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Caerphilly Politics South Wales

Caerphilly council house tenants to pay £7 more rent each week

Caerphilly County Borough Council offices (Pic: LDRS)

COUNCIL house tenants in Caerphilly County Borough will pay nearly £7 more in rent each week from April 2024.

The council’s cabinet yesterday agreed a 6.7% rent rise, which is the maximum allowed under Welsh Government rules.

Rental costs for council-owned garages will also increase by 6.7%.

On the same day the council confirmed it would close four housing office branches, cabinet members and officers defended the rent rises.

They argued the costs to live in a council home would still be around “half” of those in the private rental market, and the money generated would pay for maintenance and the building of new homes.

Shayne Cook, the cabinet member for housing, said the council’s Housing Revenue Account had “experienced cost increases”.

The vast majority of the council’s tenants – some 77% – had their rent paid through housing benefits or Universal Credit, he added.

Elaine Forehead, the cabinet member for social care, questioned the “affordability” of the new rents, which on average will increase each week from £99.72 to £106.40.

Nick Taylor-Williams, the council’s head of housing, said the council was charging rents for two-bedroomed accommodation that was less than half the private market rate, and for one-bed housing the council was asking for less than two-thirds of the average charge in the private rental market.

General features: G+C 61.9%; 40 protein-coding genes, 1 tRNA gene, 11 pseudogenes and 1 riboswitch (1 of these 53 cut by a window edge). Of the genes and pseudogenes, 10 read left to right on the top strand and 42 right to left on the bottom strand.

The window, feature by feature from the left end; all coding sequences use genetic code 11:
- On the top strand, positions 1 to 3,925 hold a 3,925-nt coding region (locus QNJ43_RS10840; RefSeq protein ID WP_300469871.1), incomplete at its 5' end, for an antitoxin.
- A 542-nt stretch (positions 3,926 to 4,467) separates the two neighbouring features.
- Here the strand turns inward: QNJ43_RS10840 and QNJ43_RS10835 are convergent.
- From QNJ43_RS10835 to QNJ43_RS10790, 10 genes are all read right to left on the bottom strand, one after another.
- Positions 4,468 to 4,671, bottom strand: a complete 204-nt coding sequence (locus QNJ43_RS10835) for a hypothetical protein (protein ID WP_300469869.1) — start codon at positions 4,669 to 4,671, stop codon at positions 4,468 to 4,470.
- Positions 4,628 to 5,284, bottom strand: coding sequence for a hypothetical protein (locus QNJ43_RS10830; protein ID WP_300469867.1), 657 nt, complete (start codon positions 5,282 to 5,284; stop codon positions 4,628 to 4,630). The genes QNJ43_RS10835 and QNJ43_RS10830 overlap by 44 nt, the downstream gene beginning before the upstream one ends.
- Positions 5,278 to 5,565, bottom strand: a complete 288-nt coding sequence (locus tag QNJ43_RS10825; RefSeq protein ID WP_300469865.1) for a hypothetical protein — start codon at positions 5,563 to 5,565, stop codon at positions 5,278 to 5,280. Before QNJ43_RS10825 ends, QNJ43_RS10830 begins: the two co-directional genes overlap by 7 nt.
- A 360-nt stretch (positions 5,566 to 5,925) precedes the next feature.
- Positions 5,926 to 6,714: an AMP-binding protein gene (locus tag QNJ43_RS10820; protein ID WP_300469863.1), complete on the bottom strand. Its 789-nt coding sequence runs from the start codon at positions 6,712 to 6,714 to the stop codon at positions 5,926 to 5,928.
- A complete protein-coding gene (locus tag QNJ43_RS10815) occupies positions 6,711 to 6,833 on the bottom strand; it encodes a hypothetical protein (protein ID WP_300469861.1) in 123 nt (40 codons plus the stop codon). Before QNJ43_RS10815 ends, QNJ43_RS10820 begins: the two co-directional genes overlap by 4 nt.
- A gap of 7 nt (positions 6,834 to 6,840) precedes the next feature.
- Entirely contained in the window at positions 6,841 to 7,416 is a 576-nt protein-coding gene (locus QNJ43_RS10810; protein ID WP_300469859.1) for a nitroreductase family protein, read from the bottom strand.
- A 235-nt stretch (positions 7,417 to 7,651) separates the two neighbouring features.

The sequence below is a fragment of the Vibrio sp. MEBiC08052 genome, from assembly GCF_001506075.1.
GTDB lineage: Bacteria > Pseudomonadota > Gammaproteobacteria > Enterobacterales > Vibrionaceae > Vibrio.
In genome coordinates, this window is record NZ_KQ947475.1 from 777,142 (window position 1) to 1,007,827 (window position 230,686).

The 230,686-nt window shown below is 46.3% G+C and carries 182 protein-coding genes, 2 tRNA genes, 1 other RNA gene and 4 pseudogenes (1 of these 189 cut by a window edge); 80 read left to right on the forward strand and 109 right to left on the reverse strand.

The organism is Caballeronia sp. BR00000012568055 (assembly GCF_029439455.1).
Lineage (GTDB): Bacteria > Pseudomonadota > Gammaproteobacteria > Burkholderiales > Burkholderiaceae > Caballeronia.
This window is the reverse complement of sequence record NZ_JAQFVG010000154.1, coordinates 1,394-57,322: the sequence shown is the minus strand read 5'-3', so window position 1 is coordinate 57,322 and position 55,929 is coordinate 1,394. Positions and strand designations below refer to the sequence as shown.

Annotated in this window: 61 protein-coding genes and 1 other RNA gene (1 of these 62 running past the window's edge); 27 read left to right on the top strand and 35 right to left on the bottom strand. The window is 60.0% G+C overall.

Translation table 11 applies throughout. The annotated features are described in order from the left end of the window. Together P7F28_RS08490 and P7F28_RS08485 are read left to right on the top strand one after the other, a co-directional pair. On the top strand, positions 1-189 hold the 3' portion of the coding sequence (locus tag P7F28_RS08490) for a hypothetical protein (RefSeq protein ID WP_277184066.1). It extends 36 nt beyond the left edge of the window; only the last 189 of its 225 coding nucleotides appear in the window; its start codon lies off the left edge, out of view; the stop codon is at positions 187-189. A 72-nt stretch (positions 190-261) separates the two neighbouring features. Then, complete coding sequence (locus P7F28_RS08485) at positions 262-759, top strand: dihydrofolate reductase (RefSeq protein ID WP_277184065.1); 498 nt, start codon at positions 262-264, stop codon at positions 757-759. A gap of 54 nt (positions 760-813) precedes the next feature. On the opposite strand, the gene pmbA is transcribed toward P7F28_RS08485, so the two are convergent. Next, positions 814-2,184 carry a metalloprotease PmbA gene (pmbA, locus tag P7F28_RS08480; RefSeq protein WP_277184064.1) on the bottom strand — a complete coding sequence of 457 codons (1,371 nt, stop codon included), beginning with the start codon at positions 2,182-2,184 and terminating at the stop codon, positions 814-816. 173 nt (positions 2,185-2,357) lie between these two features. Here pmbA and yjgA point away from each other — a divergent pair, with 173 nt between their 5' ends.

Council leader Sean Morgan noted the differences were “quite significant” and “half price, basically”.

Eluned Stenner, the cabinet member for finance, asked how Caerphilly’s proposed rent increases “compare to other social housing rent”?

Mr Taylor-Williams said Caerphilly Council’s rents would remain the third-lowest in Wales after the increase, adding that other local authorities were also proposing to raise rents by the maximum 6.7% allowed.

But he told the cabinet a rent rise would not mean the council pursues more evictions for non-payments.

He said there had been “no evictions just as a result of affordability pressures” during his time in post, and “very low evictions [generally]”.

Increasing rents by 6.7% would “raise an additional £3.7 million” for the council, which could be spent on its new-build programme and maintenance of its housing stock, Mr Taylor-Williams added.

The cabinet went on to approve the permanent closure of four housing offices – in Gilfach, Graig y Rhacca, Lansbury Park, and Ty Sign – and the relocation of housing support services at the council’s headquarters in Tredomen.

Cllr Cook said the move would allow staff to “spend more time out in communities” and the meeting heard the former offices could be repurposed for housing.

The local authority will also launch a customer portal next year, Cllr Cook added, making it “easier” for tenants to communicate with the council’s housing department and view important documents.